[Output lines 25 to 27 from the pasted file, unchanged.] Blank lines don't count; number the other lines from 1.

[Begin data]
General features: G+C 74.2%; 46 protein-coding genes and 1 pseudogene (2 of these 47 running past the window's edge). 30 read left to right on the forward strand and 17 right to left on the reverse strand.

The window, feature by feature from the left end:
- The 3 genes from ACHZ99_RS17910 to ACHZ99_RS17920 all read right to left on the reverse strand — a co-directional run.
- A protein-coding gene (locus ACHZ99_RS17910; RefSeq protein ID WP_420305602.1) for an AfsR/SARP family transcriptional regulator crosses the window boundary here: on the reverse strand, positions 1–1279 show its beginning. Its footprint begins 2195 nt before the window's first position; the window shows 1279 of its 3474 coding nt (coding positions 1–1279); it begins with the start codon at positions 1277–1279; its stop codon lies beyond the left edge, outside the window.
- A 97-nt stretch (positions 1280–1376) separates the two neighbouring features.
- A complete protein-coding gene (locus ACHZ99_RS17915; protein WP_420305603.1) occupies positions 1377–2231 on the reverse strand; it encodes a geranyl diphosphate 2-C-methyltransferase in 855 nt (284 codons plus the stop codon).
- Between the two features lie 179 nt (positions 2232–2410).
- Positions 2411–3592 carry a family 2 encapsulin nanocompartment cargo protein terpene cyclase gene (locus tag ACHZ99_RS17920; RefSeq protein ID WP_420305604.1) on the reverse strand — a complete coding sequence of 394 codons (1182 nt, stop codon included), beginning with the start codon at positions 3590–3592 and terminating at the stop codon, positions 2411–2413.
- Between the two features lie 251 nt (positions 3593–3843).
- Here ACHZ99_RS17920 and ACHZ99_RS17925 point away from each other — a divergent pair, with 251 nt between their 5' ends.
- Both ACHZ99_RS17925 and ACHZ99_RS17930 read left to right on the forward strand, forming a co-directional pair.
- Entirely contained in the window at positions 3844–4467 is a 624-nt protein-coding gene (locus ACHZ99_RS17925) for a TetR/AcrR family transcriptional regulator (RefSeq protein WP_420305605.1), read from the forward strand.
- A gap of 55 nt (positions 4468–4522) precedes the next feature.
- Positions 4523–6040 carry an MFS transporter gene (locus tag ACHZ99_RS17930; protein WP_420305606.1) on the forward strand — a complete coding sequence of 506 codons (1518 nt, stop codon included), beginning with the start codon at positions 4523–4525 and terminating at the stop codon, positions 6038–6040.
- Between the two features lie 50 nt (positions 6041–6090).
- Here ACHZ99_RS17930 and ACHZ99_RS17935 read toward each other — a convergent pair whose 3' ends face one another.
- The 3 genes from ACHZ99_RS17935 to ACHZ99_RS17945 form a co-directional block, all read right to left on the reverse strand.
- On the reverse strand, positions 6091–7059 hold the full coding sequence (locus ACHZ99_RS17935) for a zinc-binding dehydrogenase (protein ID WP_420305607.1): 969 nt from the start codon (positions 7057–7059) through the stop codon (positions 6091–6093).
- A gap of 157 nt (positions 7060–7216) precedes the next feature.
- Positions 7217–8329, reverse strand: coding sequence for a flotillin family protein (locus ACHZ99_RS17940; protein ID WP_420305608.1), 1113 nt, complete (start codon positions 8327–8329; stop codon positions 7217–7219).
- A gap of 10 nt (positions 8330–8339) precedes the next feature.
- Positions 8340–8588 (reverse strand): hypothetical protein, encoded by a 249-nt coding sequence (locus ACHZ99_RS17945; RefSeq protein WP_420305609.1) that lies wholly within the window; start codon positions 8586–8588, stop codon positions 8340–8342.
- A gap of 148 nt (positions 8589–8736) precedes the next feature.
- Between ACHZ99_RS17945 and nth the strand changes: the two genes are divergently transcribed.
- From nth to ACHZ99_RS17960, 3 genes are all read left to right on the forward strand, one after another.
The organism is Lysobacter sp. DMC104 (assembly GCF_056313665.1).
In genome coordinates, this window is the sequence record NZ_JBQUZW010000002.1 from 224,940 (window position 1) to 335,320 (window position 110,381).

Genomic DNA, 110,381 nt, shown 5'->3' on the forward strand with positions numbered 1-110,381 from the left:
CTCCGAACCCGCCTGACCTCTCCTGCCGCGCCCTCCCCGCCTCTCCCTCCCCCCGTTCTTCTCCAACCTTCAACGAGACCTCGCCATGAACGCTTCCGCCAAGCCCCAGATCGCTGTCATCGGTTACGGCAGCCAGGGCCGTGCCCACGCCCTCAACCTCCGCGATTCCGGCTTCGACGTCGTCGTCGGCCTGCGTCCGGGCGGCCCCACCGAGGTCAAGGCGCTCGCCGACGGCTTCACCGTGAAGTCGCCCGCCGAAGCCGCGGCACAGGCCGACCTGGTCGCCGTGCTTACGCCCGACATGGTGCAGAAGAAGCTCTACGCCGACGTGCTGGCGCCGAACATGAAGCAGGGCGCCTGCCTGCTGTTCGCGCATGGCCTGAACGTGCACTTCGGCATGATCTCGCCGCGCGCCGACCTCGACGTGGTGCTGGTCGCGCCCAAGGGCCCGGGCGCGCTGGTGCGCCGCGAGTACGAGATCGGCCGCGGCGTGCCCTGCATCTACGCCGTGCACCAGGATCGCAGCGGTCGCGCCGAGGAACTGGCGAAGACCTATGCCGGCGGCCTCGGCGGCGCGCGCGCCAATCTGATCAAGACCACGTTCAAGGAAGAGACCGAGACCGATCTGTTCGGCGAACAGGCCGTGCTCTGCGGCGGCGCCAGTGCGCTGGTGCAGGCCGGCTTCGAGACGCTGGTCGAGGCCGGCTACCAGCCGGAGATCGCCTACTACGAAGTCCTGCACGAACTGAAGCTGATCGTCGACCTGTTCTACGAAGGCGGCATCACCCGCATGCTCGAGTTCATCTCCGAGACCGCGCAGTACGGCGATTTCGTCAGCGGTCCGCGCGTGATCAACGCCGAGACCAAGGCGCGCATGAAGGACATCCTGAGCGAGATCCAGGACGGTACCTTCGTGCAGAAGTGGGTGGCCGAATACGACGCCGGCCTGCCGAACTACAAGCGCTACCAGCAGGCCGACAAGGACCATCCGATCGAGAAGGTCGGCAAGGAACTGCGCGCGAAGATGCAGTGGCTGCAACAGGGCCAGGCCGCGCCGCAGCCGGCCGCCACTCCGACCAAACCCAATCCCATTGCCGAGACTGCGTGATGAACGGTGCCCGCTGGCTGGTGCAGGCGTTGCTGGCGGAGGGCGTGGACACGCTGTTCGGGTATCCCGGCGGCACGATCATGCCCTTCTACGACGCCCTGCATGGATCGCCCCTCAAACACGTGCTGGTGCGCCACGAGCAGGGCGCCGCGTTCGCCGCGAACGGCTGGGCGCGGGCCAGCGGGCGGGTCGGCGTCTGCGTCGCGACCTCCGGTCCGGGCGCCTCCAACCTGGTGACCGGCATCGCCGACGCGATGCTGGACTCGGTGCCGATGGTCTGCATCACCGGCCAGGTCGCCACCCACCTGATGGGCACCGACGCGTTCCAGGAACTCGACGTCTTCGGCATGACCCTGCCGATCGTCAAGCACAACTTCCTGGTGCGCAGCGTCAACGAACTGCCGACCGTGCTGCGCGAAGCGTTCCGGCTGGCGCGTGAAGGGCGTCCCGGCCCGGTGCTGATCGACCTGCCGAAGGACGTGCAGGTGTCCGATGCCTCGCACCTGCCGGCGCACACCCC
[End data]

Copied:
- From nth to ACHZ99_RS17960, 3 genes are all read left to right on the forward strand, one after another.
The organism is Lysobacter sp. DMC104 (assembly GCF_056313665.1).
In genome coordinates, this window is the sequence record NZ_JBQUZW010000002.1 from 224,940 (window position 1) to 335,320 (window position 110,381).